World Water Works Unveils New inDENSE™ Technology

Enhanced bio-p and superior settleability technology now available


Press Releases - 2016-10-12

OKLAHOMA CITY – World Water Works, Inc., a manufacturer of specialized advanced water treatment solutions, has recently announced its launch of the inDENSE™ technology. World Water Work’s inDENSE technology solves the issue of floating or bulking sludge affecting the treatment capacity and performance of conventional activated sludge process.

InDENSE achieves bio-p without process change and dramatically improves sludge volume index (SVI). This technology is the solution for poor settling mixed liquor suspended solids and increases the capacity without the need for new clarifiers. InDENSE is easily integrated into any existing plant and offers a rapid return on investment.

“Our team views wastewater treatment differently and isn’t satisfied with the status quo,” said Dan Dair, vice president of innovation of World Water Works. “The inDENSE technology is being met with such enthusiasm that a number of papers were presented at WEFTEC 2016 on two facilities located in Virginia”

This technology can be quickly and easily implemented on existing clarifiers to achieve results with little to no significant infrastructure modification or construction. Early adopters of this technology have witnessed not only significant reductions in SVI, but dramatically improved consistencies throughout seasonal changes.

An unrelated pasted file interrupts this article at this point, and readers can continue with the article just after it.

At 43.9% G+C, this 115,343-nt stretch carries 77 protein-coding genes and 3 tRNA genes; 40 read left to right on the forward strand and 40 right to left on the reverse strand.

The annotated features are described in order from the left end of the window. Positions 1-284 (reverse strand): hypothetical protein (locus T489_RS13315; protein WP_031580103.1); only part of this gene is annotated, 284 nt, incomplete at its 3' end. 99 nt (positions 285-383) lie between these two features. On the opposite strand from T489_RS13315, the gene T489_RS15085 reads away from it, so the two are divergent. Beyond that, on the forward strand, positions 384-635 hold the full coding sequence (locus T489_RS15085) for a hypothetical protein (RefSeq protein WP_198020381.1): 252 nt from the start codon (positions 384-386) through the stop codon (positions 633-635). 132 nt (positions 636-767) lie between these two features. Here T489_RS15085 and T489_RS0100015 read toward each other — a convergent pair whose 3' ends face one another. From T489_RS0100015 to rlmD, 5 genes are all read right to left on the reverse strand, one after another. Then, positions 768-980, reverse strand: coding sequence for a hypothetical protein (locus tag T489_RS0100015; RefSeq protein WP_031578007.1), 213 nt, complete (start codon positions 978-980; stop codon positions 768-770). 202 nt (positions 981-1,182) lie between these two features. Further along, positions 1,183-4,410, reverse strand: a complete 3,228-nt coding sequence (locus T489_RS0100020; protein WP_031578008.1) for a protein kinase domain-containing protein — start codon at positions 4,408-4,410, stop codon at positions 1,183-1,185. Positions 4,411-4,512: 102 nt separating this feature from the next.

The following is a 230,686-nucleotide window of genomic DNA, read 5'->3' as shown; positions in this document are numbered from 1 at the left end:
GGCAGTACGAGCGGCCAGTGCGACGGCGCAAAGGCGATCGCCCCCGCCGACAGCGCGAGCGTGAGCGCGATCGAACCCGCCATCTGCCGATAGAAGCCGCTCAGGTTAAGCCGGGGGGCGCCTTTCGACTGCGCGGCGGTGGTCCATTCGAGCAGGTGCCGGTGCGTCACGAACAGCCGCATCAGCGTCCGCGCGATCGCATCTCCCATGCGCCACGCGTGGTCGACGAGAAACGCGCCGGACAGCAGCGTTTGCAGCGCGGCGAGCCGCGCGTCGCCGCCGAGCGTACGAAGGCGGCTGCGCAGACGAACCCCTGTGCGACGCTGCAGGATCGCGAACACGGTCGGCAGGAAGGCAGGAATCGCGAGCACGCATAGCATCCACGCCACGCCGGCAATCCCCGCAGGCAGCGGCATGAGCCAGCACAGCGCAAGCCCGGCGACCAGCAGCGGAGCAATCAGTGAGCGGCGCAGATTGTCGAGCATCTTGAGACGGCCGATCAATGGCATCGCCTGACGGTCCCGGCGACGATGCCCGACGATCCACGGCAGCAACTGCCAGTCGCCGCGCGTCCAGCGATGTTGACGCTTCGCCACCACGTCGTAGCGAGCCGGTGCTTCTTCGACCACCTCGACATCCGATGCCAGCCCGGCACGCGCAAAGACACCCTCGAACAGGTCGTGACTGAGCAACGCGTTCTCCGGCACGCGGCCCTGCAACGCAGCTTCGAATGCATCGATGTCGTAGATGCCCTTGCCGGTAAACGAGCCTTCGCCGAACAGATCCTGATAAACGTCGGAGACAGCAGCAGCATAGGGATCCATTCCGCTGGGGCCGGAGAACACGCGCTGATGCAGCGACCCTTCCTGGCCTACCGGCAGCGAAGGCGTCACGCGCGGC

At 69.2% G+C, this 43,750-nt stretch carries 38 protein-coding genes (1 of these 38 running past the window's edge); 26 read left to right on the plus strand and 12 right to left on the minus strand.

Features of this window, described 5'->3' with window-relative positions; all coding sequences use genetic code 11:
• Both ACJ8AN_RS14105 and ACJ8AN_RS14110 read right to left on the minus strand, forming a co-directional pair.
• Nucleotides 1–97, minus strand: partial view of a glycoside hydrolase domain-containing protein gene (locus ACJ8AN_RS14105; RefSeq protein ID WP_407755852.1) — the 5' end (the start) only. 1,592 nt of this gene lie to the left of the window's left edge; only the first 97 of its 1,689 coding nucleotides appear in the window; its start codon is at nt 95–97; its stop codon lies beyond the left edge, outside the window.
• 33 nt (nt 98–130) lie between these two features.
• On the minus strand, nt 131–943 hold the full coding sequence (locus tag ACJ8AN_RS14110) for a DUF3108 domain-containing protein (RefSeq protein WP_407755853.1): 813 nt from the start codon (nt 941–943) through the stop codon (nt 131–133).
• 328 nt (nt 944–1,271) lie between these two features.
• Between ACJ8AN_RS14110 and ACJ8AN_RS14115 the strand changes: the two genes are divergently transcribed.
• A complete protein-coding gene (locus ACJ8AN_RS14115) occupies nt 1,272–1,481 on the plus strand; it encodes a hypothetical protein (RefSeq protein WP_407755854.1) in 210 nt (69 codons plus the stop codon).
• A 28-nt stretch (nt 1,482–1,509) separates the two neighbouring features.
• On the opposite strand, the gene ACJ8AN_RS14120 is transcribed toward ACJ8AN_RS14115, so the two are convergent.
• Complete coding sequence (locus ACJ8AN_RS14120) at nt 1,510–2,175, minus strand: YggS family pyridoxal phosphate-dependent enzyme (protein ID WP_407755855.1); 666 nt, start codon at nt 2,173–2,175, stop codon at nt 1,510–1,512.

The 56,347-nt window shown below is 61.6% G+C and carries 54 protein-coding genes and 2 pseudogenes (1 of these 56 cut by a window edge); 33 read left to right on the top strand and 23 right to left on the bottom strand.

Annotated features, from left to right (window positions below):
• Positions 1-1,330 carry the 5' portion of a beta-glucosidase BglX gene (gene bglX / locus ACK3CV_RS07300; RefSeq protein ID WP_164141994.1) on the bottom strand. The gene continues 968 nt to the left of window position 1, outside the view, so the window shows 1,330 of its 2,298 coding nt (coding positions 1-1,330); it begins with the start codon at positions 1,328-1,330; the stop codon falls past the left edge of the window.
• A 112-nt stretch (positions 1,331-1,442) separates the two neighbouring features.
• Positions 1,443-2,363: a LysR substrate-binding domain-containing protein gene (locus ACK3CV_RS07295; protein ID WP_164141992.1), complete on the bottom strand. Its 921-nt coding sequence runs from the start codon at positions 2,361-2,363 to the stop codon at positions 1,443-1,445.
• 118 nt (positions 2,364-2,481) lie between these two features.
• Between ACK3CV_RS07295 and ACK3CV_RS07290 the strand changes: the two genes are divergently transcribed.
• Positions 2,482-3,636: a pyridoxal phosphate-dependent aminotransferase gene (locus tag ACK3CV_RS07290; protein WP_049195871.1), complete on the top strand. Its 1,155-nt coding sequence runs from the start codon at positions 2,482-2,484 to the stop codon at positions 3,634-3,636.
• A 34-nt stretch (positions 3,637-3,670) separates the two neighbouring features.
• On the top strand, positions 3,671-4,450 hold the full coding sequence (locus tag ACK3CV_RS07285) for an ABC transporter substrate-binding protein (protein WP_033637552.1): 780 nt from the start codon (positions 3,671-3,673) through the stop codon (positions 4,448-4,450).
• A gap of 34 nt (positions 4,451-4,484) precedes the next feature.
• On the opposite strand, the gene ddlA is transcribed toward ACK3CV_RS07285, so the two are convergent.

InDENSE is an important part of World Water Works’ WaterEnergy™ series of products - Doing More, With Less, In Less™.

About World Water Works, Inc.

World Water Works is a leading manufacturer of specialized process and wastewater treatment technologies. With a focus on cost effective performance, flexibility, and durability, the company partners with clients to identify and create the most appropriate water treatment solutions. Since its founding in 1998, the company’s technology has cleaned more than 15 trillion gallons of water, facilitated the reuse of more than 2.5 trillion gallons and recovered millions of pounds of resources. For more information visit WorldWaterWorks.com.